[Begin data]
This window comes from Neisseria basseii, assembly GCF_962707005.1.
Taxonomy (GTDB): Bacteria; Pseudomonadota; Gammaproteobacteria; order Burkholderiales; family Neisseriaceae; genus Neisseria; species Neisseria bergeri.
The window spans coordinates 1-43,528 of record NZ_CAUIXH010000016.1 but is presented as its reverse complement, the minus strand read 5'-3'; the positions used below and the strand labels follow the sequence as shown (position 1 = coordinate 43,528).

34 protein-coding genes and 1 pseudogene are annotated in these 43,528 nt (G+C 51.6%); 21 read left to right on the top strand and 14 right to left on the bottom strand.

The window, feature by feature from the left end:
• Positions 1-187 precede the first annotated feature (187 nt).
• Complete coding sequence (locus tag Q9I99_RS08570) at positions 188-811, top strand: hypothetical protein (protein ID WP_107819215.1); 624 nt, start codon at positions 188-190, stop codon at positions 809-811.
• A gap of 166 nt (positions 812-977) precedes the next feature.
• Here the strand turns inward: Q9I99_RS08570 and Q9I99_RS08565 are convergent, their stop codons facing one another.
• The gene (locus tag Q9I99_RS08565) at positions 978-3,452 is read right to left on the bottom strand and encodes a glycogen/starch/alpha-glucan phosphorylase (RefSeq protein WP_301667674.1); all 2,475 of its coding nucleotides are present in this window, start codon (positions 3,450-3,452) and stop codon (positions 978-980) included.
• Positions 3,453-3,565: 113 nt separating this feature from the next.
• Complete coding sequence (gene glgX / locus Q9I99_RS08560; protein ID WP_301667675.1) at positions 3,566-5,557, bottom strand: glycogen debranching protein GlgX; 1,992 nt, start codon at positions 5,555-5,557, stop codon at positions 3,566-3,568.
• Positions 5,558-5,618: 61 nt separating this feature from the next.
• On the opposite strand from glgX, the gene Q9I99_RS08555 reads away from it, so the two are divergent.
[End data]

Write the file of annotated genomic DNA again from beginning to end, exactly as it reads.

This window comes from Neisseria basseii, assembly GCF_962707005.1.
Taxonomy (GTDB): Bacteria; Pseudomonadota; Gammaproteobacteria; order Burkholderiales; family Neisseriaceae; genus Neisseria; species Neisseria bergeri.
The window spans coordinates 1-43,528 of record NZ_CAUIXH010000016.1 but is presented as its reverse complement, the minus strand read 5'-3'; the positions used below and the strand labels follow the sequence as shown (position 1 = coordinate 43,528).

34 protein-coding genes and 1 pseudogene are annotated in these 43,528 nt (G+C 51.6%); 21 read left to right on the top strand and 14 right to left on the bottom strand.

The window, feature by feature from the left end:
• Positions 1-187 precede the first annotated feature (187 nt).
• Complete coding sequence (locus tag Q9I99_RS08570) at positions 188-811, top strand: hypothetical protein (protein ID WP_107819215.1); 624 nt, start codon at positions 188-190, stop codon at positions 809-811.
• A gap of 166 nt (positions 812-977) precedes the next feature.
• Here the strand turns inward: Q9I99_RS08570 and Q9I99_RS08565 are convergent, their stop codons facing one another.
• The gene (locus tag Q9I99_RS08565) at positions 978-3,452 is read right to left on the bottom strand and encodes a glycogen/starch/alpha-glucan phosphorylase (RefSeq protein WP_301667674.1); all 2,475 of its coding nucleotides are present in this window, start codon (positions 3,450-3,452) and stop codon (positions 978-980) included.
• Positions 3,453-3,565: 113 nt separating this feature from the next.
• Complete coding sequence (gene glgX / locus Q9I99_RS08560; protein ID WP_301667675.1) at positions 3,566-5,557, bottom strand: glycogen debranching protein GlgX; 1,992 nt, start codon at positions 5,555-5,557, stop codon at positions 3,566-3,568.
• Positions 5,558-5,618: 61 nt separating this feature from the next.
• On the opposite strand from glgX, the gene Q9I99_RS08555 reads away from it, so the two are divergent.